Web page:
The BIOS loads the bootloader that is also an image, for example called boot.img in case of grub. That boot.img is not a file (if grub is installed); it is the name for the part that is in the Master Boot Record (MBR). If you dump that to a file it would then be an image in form of a file not rawly written to disk, but rawly written in a file. This is also a representation (image) of the earliest state where grub is able to load the rest of itself. grub then has its own mechanism how to fully load itself by loading other images. This is represented by the different stages in grub. After that, the bootloader loads the kernel image by replacing itself with the extracted contents of that file.

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Ancient History. the term image comes from an old Digital Equipment Corporation term for the output from the compiler-> linker. the file is an image created by interpreting the code and so on through the linker to make an executable "Image" of your design.

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    I'd upvote if you added a reference link – RobAu Jun 10 '15 at 21:22
  • refer to Digital Equipment Corporation's "RSX-11M+ Systems Reference Manual" DEC 1981. since then it propagated through the industry – SkipBerne Jun 11 '15 at 11:46
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In math the kernel is the inverse image of a subset of the image of a some map, were the subset is equal to the identity element in the codomain. I'm certain these names derive from mathematical concepts as they are related significantly in various fields in mathematics. Considering Unix was derived in an academic environment it may be possible that it's use of these word's kernel and image are the same.

If you have a set which represents some level of information about the "complete" O.S., if that information also forms a group then you can define group homomorphism's on that set or basically maps to other sets having different sizes then the original set so long as they "respect" the orginal set's structure that made it a group. You can see it may be in one's favor to map the set to a smaller set or a subset of some set where the subset is smaller.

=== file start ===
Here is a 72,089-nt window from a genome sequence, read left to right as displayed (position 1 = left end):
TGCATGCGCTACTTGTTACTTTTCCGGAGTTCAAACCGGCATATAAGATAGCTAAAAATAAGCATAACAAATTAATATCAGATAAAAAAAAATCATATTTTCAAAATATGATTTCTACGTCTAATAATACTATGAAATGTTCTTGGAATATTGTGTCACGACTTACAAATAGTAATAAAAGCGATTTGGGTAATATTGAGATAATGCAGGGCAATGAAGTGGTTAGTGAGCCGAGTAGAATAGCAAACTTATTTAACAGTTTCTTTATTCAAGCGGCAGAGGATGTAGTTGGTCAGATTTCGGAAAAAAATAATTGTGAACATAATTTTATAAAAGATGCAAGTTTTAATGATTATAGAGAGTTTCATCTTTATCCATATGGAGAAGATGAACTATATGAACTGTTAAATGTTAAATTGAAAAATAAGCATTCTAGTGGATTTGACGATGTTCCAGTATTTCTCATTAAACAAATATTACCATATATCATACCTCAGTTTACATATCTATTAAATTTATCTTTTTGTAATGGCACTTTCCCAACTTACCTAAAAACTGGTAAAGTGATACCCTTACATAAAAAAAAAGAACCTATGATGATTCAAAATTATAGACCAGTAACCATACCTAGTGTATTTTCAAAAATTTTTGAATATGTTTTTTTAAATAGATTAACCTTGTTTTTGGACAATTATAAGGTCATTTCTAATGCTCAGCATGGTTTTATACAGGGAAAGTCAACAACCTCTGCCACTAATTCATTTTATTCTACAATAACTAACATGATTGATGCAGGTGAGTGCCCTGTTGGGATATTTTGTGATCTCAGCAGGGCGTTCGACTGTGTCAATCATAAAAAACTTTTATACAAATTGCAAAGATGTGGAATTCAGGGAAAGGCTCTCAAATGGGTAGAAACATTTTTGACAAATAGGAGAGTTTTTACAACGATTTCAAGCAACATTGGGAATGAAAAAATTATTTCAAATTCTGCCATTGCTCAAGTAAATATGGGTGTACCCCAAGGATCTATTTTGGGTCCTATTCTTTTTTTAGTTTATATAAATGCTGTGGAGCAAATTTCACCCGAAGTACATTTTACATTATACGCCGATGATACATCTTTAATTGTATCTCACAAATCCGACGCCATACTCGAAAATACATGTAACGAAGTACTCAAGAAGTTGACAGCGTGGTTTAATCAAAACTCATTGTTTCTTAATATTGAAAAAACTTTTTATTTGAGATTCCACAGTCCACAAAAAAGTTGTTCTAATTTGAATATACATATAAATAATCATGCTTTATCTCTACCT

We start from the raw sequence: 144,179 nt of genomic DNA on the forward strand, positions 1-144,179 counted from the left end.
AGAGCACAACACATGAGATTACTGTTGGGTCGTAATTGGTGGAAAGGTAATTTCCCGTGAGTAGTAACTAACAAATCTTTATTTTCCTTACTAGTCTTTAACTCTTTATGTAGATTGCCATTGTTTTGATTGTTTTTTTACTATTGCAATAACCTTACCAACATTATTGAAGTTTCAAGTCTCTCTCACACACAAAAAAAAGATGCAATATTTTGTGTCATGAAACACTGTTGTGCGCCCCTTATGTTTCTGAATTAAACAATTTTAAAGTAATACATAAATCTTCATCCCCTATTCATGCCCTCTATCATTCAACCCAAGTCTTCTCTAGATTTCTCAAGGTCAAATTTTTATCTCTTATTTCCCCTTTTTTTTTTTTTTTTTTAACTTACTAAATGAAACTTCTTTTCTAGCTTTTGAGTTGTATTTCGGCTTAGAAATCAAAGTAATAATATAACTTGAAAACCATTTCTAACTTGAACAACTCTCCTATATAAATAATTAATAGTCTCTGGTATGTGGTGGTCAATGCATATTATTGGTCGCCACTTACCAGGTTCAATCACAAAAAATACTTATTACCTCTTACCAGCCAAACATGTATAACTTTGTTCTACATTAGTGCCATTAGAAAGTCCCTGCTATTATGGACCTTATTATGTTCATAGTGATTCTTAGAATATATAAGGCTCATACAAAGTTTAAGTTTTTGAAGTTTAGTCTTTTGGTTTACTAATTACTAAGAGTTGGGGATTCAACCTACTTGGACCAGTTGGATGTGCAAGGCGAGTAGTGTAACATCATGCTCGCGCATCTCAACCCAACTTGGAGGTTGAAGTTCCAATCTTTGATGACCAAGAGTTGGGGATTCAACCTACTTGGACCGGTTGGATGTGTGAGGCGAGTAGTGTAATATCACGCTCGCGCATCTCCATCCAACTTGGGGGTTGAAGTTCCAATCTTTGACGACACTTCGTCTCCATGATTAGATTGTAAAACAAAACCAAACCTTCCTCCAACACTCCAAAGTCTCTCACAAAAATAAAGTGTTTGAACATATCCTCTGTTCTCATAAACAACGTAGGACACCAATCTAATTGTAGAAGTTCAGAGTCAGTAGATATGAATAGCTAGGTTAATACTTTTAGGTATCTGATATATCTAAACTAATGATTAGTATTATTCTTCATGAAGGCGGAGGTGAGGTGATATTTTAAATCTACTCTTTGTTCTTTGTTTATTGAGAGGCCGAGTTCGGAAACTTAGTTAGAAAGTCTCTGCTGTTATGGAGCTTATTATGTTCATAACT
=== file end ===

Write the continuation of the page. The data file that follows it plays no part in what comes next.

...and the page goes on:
Image - The image of a group homomorphism and in general functions and maps, are just a subset of some set, who's elements actually get mapped to. The function may not map to every single element and those elements would not be included in the image.

Kernel - Basically just the elements from the original set that map to the image, but only map to the identity element in the image. Basically the elements that map to 0 like thing in the image.

If the image is smaller in size then the original set then we can see multiple items must map to one single element. So for example there may be multiple elements from the kernel that map to the image and we already know they all have to map to 0.

We can see that if we choose the original set to be finite sequences of binary or 1's and 0's and the codomain (set mapped to) to be also sequences of binary, then we can construct such things if and only if, a suitable group structure can be defined (this little bit in depth and unrelated to question asked).

So we see with complete certainty that "kernel" and "image" of an O.S. are completely defined and have mathematical meaning. Independent from perhaps other uses of the terms.

  • Basically the kernel may be a 'thinned' version of the os, or part of os that is important and can be 'abstracted' then provided the map was injective homorphism and is known, can work out the entire image with out having to tote around the entire image. Looks like a method of data comression is were the term's "kernel" and "image" stem from. But really they stem from well known mathematical concepts. – marshal craft Jun 9 '15 at 21:21
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    Hi Marshal. It's better to improve your post by editing it rather than adding comments. – Anthony Geoghegan Jun 9 '15 at 21:38
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    I believe the computing use of kernel comes from the "The central (usually edible) part of a nut, especially once the hard shell has been removed." (see wiktionary) - it is the small, inner part of the operating system; after stripping all the "outer layers" (GUIs, command-shells, loadable drivers) it is the (roughly) minimum part needed to make/let the hardware operate in some useful fashion. – TripeHound Jun 10 '15 at 8:17
  • Wow just wow. Speculation w/o basis. TripeHound got it right. marshal craft just guessed. – Joshua Jun 10 '15 at 17:27
  • Revise your "fairly certain"ty :) – hobbs Jun 10 '15 at 21:32